In an interview with Global Times, Chen Dezheng, director of the China-Pacific Island Climate Cooperation Center, set up in April, emphasized that China had been “shouldering its climate responsibilities in line with the developmental stage it is at,” and the Pacific Island nations are “innocent victims of a climate consequence created largely by developed countries.” He further highlighted the island nations’ short term need for meteorological monitoring (in preparation for better response to climate disasters) and long term needs for infrastructure (preserving existing inhabitant areas while expanding them for a high-sea-level future), two areas that appear to hit the sweet spots of Chinese foreign aid capabilities. 

The world is yet to see how China would harness its newly revitalized foreign aid toolbox to leave meaningful impacts in the South Pacific. The concrete action points in the Position Paper contain items including appointing a Chinese special envoy for South Pacific affairs, setting up a China-Pacific Islands disaster management cooperation mechanism, inviting Pacific Island nations to China-Island Nations oceans cooperation high-level forum and training climate specialists for countries in the region. In addition, multiple donations are to be made to the China-Pacific Island Nations Anti-Pandemic Fund, the Pacific Island Forum, and the Pacific Regional Environmental Program. One day ahead of Wang’s tour, China has also announced new fishing closure measures in the North Indian Ocean, a regulatory tool that has become a feature of Chinese fishing management on the high seas.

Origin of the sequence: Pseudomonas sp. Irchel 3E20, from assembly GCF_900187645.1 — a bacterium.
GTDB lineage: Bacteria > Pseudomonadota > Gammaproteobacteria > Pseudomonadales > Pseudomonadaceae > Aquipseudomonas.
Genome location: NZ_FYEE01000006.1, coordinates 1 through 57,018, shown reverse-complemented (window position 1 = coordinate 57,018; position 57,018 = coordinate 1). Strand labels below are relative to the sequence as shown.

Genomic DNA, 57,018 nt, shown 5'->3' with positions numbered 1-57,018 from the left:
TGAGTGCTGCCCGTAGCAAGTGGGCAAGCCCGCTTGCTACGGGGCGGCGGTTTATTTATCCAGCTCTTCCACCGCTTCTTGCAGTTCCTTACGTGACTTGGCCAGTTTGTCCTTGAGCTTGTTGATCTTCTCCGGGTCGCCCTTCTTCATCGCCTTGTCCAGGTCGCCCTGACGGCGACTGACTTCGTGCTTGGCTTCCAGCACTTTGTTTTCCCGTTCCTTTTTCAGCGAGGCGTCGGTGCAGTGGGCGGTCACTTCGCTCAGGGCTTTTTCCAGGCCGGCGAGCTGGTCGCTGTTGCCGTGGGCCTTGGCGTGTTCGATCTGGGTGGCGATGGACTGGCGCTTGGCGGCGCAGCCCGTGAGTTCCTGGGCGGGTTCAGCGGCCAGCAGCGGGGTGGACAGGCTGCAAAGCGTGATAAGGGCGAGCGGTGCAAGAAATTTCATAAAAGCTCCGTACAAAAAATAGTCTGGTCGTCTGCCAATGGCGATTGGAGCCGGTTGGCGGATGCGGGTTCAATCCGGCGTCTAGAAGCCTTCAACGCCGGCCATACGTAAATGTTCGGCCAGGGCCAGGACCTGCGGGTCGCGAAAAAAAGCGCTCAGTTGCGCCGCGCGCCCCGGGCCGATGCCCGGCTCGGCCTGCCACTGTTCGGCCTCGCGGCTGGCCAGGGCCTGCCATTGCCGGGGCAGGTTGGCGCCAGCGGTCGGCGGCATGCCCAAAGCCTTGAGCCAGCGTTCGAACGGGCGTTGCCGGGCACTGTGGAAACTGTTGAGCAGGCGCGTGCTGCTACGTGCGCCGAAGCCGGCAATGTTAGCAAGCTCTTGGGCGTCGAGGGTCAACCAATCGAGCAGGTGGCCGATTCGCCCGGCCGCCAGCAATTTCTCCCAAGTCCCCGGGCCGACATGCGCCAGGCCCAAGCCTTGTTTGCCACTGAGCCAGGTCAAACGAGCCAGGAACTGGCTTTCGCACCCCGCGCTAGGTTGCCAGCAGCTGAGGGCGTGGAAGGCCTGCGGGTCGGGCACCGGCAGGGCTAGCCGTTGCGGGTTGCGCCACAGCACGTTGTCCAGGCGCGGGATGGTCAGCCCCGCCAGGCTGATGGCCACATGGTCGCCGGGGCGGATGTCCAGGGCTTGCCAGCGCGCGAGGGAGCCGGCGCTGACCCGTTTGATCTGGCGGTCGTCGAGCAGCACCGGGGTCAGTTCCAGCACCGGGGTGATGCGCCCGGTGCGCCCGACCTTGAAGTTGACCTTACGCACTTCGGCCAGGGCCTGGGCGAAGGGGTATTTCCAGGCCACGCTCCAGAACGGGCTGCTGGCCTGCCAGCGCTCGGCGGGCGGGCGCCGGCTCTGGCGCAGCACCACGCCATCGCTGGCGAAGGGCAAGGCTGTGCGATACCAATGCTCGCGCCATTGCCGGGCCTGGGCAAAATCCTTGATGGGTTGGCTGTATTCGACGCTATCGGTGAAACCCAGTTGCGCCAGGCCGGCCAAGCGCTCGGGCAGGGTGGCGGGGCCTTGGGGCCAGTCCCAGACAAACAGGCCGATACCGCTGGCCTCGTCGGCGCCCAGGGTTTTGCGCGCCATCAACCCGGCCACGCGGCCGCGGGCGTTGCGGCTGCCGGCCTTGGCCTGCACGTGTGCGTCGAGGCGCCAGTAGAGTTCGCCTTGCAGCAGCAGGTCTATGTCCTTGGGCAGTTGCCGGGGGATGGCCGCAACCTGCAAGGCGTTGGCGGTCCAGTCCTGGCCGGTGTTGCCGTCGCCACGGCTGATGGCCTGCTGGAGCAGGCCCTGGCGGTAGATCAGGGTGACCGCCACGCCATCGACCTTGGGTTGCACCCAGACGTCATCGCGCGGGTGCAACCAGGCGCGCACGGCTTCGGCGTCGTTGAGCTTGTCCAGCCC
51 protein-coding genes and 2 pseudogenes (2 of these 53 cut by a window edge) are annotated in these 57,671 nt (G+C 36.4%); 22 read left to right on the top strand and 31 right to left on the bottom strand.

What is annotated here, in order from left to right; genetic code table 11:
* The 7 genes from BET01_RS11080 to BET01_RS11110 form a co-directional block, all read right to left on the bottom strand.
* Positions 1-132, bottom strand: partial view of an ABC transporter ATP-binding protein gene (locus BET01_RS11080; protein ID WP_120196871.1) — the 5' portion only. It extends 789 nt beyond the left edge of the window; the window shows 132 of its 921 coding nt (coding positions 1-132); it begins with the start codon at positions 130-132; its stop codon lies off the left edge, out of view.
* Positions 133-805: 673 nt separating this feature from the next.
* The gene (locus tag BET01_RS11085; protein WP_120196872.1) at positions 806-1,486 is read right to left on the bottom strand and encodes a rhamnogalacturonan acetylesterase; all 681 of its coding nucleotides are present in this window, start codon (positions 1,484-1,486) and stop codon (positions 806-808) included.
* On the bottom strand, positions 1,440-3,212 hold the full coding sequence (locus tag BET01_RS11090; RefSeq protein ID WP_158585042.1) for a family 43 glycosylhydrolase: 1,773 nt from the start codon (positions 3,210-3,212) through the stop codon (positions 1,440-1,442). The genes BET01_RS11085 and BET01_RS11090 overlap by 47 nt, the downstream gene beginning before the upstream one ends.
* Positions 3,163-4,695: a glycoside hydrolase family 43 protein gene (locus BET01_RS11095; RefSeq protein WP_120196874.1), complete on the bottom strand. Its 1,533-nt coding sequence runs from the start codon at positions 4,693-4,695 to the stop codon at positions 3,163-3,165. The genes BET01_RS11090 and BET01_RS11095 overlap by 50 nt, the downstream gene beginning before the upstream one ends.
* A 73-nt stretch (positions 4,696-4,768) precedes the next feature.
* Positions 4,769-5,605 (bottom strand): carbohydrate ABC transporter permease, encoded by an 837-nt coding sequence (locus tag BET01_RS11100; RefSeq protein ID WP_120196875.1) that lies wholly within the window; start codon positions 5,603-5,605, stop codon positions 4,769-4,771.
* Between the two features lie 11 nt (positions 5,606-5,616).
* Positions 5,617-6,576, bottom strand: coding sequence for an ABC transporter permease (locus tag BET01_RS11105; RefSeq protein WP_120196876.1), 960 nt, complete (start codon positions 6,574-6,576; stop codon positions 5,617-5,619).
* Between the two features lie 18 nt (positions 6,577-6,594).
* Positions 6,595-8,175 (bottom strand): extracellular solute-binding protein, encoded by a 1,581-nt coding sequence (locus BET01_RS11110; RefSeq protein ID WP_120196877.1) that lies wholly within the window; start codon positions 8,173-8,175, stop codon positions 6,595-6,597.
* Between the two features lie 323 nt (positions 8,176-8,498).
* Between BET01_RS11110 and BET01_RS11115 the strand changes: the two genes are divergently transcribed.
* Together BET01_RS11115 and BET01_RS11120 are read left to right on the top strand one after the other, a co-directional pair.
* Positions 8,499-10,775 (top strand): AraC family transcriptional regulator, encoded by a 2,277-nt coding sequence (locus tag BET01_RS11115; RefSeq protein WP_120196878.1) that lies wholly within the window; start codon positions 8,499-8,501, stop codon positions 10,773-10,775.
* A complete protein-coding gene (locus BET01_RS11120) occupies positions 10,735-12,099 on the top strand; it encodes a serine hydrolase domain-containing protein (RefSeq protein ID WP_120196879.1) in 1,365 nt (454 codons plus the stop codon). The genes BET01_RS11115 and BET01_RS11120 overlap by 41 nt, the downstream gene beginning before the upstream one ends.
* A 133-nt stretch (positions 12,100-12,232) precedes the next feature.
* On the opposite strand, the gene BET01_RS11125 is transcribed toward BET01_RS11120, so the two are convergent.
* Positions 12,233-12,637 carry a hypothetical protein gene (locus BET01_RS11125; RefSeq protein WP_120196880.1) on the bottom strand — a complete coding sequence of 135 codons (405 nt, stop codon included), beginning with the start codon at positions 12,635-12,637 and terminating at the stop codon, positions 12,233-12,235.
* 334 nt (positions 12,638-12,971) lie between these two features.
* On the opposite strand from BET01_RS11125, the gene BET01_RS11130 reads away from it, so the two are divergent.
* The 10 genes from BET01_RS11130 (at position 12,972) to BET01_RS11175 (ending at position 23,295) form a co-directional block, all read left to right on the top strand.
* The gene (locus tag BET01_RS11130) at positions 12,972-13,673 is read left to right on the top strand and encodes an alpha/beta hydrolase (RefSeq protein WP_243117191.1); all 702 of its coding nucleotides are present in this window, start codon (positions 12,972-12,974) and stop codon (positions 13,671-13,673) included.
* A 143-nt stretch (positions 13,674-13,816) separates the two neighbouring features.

As the island nations have expressed concerns about being targeted solely for security considerations (as demonstrated by the region’s skepticism of the QUAD Initiative) and have failed to reach a consensus on a common security-trade pact with China, an issue-based and aid-based approach might make better sense. Winning hearts and minds in the region will test China’s diplomatic, foreign aid, investment and “branding” capabilities, shaped by implementing the BRI, for years to come.

This week's highlight project

Guinea: port construction contracted for Simandou iron mining project

China Harbor (CHEC) has won the bid to build the river port attached to the Simandou iron mining project in Guinea, marking another step forward in realizing the controversial mine’s game-changing potential of resources for the global metals market. Construction will take an estimated 21 months.

The mine is located deep in the mountainous, inland areas of eastern Guinea and requires a network of roads, railways, the river port at Forecariah and ultimately a new deep-water port to bring the ores to the international market. Preparation work for connection railways has already started last year by China Railway Construction Corporation (CRCC)